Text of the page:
Winds blow across the Irish Sea adding a chill to the fall air in the English town of Blackpool. On England’s northwest coast, the natural beauty of its setting –the clear horizon, the beach quality and shoreline features – has few rivals, yet behind the beauty of the seaside resort lies one of England’s unhealthiest towns, one with its lowest life-expectancy rate and one where drug addiction, all night drinking, payday lenders and depression fill the day-to-day lives of many financially, medically, mentally and spiritually challenged people.

In this city of contradictions, where many come seeking joy and light, I found myself on one cold dark night in October. Perhaps dancers were twirling to the music of the Wurlitzer organ in the Tower ballroom, friends were buying drinks at the pubs, kids were thinking about a ride on the wooden roller coaster, or people were just enjoying the Illuminations, but on the boardwalk members of Blackpool’s churches met to share a greater Light with the people who came. It was at that gathering where I met Matthew Branson, a kind and friendly man whose heart was obviously set upon sharing the message of hope and love that he had found in Jesus.

His glasses and the small stiff brim of his “trademark” flat cap could not hide his enthusiasm as he told the group, waiting to begin doing street ministry, about the three hour, Christian radio talk show called the Christian Chill Out Lounge that he is doing on Sundays on Fylde Coast secular radio and about how God is blessing him with equipment and the possibilities of starting an exclusively Christian radio station which would be one of only three in all of England. I wondered what had brought him to the point of dedicating his whole life to serving the Lord.

“It was a process,” he said in an interview a few days later. As a child he said he had cried to the heavens, “If there’s a God, please show me ‘cause I’m having a hard time.” The “hard time” he refers to was in large part caused because of his autism and dyslexia. In the Victorian school Matthew attended, he had been put in the corner with a dunce hat on his head, a situation that caused his peers to ridicule him even more. He was usually not allowed to play with the other children because parents and teachers thought he “would affect them.” Matthew said, “I would be beaten at school and at night I had my problems., too.”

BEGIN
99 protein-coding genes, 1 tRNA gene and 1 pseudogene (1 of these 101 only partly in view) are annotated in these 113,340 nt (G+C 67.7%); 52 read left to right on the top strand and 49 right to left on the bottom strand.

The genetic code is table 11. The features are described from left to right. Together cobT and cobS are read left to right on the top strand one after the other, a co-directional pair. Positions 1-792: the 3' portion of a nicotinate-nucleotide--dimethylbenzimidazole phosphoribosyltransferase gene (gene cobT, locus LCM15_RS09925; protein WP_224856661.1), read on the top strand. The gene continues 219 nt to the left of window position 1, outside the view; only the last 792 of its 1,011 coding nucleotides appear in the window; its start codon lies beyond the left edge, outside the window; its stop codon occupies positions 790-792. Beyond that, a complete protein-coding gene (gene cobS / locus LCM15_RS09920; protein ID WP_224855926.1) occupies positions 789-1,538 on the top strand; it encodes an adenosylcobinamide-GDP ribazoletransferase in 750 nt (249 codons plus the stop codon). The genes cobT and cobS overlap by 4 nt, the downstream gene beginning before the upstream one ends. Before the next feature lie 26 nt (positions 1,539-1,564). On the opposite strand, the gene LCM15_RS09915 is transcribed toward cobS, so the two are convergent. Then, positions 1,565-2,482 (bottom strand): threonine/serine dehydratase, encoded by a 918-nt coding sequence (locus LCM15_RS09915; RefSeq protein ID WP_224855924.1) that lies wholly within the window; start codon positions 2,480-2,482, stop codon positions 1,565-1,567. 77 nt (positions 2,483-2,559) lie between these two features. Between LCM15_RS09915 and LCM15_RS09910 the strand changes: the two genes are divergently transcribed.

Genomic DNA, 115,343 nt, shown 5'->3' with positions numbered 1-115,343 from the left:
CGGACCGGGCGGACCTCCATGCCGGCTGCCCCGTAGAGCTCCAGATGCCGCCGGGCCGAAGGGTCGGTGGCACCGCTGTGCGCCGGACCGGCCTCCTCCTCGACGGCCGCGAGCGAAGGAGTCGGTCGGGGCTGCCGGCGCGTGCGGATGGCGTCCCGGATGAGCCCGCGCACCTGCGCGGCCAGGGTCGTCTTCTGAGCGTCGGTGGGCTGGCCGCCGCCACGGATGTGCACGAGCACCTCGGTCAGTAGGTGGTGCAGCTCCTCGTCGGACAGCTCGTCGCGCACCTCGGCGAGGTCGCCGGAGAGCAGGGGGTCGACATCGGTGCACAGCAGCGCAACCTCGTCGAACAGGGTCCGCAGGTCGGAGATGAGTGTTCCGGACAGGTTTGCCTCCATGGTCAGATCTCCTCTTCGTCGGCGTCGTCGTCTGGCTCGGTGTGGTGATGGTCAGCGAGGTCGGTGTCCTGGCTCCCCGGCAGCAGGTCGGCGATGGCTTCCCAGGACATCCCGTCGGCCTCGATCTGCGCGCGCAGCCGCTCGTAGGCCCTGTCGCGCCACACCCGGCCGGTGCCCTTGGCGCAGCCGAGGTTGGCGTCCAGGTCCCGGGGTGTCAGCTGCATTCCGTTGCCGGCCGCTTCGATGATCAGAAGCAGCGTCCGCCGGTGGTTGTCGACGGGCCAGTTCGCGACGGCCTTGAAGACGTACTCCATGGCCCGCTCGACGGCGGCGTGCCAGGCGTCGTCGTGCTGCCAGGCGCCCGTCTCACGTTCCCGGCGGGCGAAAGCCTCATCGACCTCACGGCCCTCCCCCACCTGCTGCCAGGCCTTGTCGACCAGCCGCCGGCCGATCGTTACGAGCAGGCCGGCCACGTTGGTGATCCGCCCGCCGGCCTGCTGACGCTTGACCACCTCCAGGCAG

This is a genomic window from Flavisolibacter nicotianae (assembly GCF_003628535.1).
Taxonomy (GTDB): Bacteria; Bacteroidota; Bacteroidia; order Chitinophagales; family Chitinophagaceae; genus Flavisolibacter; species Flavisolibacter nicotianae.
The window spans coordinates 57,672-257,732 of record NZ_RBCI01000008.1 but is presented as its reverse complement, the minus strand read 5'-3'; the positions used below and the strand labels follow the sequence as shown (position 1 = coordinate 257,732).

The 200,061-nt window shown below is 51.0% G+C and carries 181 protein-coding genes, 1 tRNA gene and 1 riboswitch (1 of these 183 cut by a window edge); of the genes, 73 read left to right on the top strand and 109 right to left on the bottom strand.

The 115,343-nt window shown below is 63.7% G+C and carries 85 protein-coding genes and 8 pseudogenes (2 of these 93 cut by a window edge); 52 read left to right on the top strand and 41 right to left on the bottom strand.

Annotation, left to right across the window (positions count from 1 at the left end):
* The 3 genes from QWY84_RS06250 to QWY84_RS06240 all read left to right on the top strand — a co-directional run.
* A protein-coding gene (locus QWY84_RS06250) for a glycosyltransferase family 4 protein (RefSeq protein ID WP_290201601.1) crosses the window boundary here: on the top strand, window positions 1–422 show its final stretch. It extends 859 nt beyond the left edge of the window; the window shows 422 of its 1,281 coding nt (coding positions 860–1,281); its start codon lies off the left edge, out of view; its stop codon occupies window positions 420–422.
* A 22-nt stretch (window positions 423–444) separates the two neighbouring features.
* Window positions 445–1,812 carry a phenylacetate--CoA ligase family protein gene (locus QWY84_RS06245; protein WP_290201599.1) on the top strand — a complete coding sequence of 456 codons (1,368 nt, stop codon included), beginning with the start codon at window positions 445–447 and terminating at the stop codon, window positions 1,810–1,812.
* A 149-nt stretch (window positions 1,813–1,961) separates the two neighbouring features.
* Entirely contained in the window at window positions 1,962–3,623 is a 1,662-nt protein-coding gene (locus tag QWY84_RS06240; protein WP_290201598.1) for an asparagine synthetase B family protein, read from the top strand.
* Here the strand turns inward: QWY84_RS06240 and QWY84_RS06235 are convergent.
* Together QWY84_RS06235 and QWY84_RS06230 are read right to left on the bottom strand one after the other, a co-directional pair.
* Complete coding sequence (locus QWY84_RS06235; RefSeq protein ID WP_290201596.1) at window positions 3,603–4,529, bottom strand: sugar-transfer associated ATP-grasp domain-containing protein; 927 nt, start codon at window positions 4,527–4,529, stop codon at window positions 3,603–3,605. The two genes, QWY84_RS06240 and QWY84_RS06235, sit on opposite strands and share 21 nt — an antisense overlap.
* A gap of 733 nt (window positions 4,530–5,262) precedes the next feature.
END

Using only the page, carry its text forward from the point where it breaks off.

His mother was and is “a devout …born again… Christian” and “amazing.” His father was a Christian and a strict disciplinarian.” Neither was fully aware of all that was happening to him. Having come to the conclusion that no one could be trusted, his friends became books though he had a hard time reading them because of his dyslexia.

Growing up in an old Victorian house thought to be haunted where bumps in the night were frightening Matthew said, “At one time I had a sense of God in my bedroom. As a matter of fact, I’m pretty sure I saw God…. It was a great glowing light and He said, ‘Matthew, come here.’ Now you could possibly say that was the light of the veranda showing through my bedroom door, but I don’t think it was. I think He was calling me then but I wasn’t ready for Him.”

It would be some time before he would walk forward and give his life to the Lord at a Billy Graham Crusade in Aston, England. However, a very dark time followed. Through a failed marriage, a child that turned out not to be his, college years and beyond filled with women, alcohol, drugs and paganism, God seemed distant. Yet during those days Matthew did have many glimpses of God that shone through the innocence, the beauty, the simplicity and understanding of people that had disabilities.